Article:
This is a reprint of Gerald Durrell's accounts of the animals he encountered on his travels. They were some of the first widely shared descriptions of the world's most extraordinary animals. Moving from the West Coast of Africa to the northern tip of South America – and elsewhere – Durrell observes the courtships, wars and characters of a variety of creatures, from birds of paradise, to ants and anteaters, among others.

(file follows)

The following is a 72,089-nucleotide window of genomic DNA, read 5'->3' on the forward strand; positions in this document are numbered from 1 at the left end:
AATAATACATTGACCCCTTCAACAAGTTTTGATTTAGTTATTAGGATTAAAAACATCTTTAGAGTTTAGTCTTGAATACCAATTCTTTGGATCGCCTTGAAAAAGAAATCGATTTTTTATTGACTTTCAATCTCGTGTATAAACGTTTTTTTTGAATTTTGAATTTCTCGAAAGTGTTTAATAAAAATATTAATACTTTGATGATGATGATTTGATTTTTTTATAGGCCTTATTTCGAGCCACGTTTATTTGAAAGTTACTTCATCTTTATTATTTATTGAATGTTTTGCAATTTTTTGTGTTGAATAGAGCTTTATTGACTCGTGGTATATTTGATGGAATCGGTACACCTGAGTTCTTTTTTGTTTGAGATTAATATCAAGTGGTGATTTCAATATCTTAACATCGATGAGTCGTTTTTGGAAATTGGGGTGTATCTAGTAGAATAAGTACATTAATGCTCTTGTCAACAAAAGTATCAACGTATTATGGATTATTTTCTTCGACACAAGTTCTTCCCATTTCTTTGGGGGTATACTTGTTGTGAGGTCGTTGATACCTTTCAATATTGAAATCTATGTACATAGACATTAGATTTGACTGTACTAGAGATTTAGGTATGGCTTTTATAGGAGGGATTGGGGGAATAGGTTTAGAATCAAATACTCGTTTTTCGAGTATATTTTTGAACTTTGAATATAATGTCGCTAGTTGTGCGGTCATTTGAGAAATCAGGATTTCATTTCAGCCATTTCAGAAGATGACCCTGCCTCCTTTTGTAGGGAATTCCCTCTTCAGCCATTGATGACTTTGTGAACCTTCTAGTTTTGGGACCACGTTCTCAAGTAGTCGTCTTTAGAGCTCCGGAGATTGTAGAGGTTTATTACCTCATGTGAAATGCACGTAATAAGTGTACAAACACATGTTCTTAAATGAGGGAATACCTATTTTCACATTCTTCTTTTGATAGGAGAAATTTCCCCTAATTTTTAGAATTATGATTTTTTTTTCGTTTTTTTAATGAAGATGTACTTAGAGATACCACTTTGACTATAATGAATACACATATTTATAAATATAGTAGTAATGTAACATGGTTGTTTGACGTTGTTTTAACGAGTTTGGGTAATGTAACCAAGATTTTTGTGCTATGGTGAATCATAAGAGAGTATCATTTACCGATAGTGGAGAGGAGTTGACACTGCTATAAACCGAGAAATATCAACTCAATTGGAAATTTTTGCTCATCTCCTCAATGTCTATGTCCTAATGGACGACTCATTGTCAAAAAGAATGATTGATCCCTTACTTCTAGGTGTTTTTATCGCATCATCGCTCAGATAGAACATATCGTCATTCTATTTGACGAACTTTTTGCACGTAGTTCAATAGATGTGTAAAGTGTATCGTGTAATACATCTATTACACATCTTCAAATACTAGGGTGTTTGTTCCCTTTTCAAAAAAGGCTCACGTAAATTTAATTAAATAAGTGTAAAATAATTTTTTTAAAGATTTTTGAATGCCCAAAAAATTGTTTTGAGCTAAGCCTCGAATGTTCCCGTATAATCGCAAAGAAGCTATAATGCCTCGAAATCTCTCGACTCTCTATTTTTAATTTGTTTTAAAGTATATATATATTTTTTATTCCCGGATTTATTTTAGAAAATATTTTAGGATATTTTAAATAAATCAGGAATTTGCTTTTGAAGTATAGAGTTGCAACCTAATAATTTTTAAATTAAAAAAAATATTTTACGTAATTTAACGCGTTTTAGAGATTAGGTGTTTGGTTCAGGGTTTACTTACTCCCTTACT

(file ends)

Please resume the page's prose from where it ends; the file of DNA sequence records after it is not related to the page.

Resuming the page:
Gerald Durrell was born in Jamshedpur, India, in 1925. He returned to England in 1928 before settling on the island of Corfu with his family. In 1945 he joined the staff of Whipsnade Park as a student keeper, and in 1947 he led his first animal-collecting expedition to the Cameroons. He later undertook numerous further expeditions, visiting Paraguay, Argentina, Sierra Leone, Mexico, Mauritius, Assam and Madagascar. His first television programme, Two in the Bush¸ which documented his travels to New Zealand, Australia and Malaya was made in 1962; he went on to make seventy programmes about his trips around the world. In 1959 he founded the Jersey Zoological Park, and in 1964 he founded the Jersey Wildlife Preservation Trust. He was awarded the OBE in 1982. Encouraged to write about his life's work by his brother, Durrell published his first book, The Overloaded Ark, in 1953. It soon became a bestseller and he went on to write thirty-six other titles, including My Family and Other Animals, The Bafut Beagles, Encounters with Animals, The Drunken Forest, A Zoo in My Luggage, The Whispering Land, Menagerie Manor, The Amateur Naturalist and The Aye-Aye and I. Gerald Durrell died in 1995.